I would like to be able to get the file version and assembly version of all DLL files within a directory and all of its subdirectories. I'm new to programming, and I can't figure out how to make this loop work.

I have this PowerShell code to get the assembly version (taken from a forum):

$strPath = 'c:\ADMLibrary.dll'
$Assembly = [Reflection.Assembly]::Loadfile($strPath)

$AssemblyName = $Assembly.GetName()
$Assemblyversion = $AssemblyName.version

And this as well:

$file = Get-ChildItem -recurse | %{ $_.VersionInfo }

How can I make a loop out of this so that I can return the assembly version of all files within a directory?

Here is a pretty one liner:

Get-ChildItem -Filter *.dll -Recurse | Select-Object -ExpandProperty VersionInfo

In short for PowerShell version 2:

ls -fi *.dll -r | % { $_.versioninfo }

In short for PowerShell version 3 as suggested by tamasf:

ls *.dll -r | % versioninfo
  • 6
    In short: ls *.dll -r | % versioninfo – tamasf Jan 9 '13 at 8:56
  • 5
    This will only yield the FileVersion but not the AssemblyVersion – bitbonk Feb 5 '15 at 11:44
  • For managed dll's, to get the real/updated version info, .NET is really the only way to go. elegantcode.com/2009/12/22/… Look at the "update" down below, the rest is over-complicating it :p – Christopher Wirt Jul 16 '15 at 17:24

As an ugly one-liner:

Get-ChildItem -Filter *.dll -Recurse |
    ForEach-Object {
        try {
            $_ | Add-Member NoteProperty FileVersion ($_.VersionInfo.FileVersion)
            $_ | Add-Member NoteProperty AssemblyVersion (
        } catch {}
    } |
    Select-Object Name,FileVersion,AssemblyVersion

If you only want the current directory, then obviously leave out the -Recurse parameter. If you want all files instead of just DLLs, then remove the -Filter parameter and its argument. The code is (hopefully) pretty straightforward.

I'd suggest you spin off the nasty parts within the try block into separate functions since that will make error handling less awkward here.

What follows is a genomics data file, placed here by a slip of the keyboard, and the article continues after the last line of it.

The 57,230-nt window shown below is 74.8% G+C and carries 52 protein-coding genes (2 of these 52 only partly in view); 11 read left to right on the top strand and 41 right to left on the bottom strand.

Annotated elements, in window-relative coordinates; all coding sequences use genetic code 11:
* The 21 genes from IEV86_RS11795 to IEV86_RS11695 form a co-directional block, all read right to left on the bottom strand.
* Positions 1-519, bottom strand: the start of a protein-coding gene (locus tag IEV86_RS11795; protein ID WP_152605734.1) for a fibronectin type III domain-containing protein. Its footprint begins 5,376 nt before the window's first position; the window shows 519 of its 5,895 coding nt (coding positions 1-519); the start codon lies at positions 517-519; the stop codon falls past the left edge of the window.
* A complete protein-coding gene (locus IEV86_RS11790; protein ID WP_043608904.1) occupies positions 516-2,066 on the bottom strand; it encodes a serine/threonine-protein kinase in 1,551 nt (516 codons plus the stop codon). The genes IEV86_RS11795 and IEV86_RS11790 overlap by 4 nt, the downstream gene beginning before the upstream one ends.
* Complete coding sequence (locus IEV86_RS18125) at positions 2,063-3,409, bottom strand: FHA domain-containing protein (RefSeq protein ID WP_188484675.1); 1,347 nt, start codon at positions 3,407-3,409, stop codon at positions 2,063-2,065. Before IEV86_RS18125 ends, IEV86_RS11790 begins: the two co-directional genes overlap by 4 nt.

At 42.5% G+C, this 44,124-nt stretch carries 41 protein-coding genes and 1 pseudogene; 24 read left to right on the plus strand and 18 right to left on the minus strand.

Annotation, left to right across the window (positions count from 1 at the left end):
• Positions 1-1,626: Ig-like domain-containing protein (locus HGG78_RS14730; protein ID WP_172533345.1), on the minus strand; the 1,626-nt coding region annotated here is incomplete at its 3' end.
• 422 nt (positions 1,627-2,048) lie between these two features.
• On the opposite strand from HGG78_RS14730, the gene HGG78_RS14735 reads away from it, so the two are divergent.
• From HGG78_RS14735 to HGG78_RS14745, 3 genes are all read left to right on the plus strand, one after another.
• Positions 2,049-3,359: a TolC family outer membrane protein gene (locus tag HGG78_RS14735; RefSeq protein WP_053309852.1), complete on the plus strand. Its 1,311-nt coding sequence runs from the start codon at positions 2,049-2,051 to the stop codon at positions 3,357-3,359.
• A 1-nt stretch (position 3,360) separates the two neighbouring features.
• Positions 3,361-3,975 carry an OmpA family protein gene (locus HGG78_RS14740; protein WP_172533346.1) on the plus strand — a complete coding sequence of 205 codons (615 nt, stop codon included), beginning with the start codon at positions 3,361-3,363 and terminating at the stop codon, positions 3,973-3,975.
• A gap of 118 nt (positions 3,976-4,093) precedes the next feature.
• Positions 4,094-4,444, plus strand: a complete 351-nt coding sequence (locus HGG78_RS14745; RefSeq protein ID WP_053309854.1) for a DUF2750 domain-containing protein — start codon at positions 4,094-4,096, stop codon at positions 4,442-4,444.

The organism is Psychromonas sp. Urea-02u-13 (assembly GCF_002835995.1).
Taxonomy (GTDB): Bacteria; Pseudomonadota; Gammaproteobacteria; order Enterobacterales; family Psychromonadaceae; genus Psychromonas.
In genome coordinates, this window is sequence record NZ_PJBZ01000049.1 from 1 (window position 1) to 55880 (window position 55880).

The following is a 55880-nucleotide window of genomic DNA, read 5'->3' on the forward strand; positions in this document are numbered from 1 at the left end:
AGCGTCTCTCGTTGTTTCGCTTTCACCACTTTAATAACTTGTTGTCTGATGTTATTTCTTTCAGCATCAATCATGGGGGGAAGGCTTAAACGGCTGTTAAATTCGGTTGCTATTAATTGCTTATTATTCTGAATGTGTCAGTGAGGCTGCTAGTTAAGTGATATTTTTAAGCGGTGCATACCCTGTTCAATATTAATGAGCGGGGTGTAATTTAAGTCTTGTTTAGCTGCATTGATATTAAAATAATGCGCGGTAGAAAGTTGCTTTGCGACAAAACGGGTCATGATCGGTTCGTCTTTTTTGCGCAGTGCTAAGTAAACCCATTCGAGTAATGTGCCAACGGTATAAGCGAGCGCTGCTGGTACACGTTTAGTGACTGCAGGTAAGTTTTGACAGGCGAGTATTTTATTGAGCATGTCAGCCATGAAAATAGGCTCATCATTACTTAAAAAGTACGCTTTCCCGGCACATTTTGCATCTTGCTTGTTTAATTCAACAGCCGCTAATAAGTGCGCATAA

Sample output:

Name                                    FileVersion     AssemblyVersion
----                                    -----------     ---------------
My Project.Resources.Designer.vb.dll
  • This works, but unfortunately it loads the files and never releases them ... Run it and then try to delete one of those files. – Karel Frajták Oct 15 '14 at 15:23
  • 1
    That is indeed a drawback. You can circumvent this by spawning a new PowerShell instance: powershell -NoProfile -OutputFormat XML -EncodedCommand $encodedCommand |%{$_} with $encodedCommand being the Base64-encoded variant of the above snippet (see powershell /? for a sample how to obtain it). This will yield the same objects that would otherwise be produced, but the shell loading the files is no longer alive now. – Joey Oct 16 '14 at 9:14
  • I am trying to load the assemblies into new AppDomain and unload it later, but it does not work - the assembly loader looks for assemblies in PowerShell directory (C:/windows/system32/WindowsPowerShell/v1.0) even though I set the base directory when creating the new domain... – Karel Frajták Oct 17 '14 at 12:13
  • 1
    I didn't say that! I just tried it and it locked those files. And then tried different approach and that didn't work. Yes, spawning new process is the solution here. – Karel Frajták Oct 17 '14 at 21:04
  • 3
    You can use AssemblyName.GetAssemblyName to get the AssemblyName (and hence the AssemblyVersion) without loading the assembly – lesscode Nov 3 '14 at 22:49

Here's a pretty one-liner:

Get-ChildItem -Filter *.dll -Recurse | ForEach-Object `
    return [PSCustomObject]@{
        Name = $_.Name
        FileVersion = $_.VersionInfo.FileVersion
        AssemblyVersion = ([Reflection.AssemblyName]::GetAssemblyName($_.FullName).Version)

Sample output:

Name            FileVersion AssemblyVersion
----            ----------- ---------------

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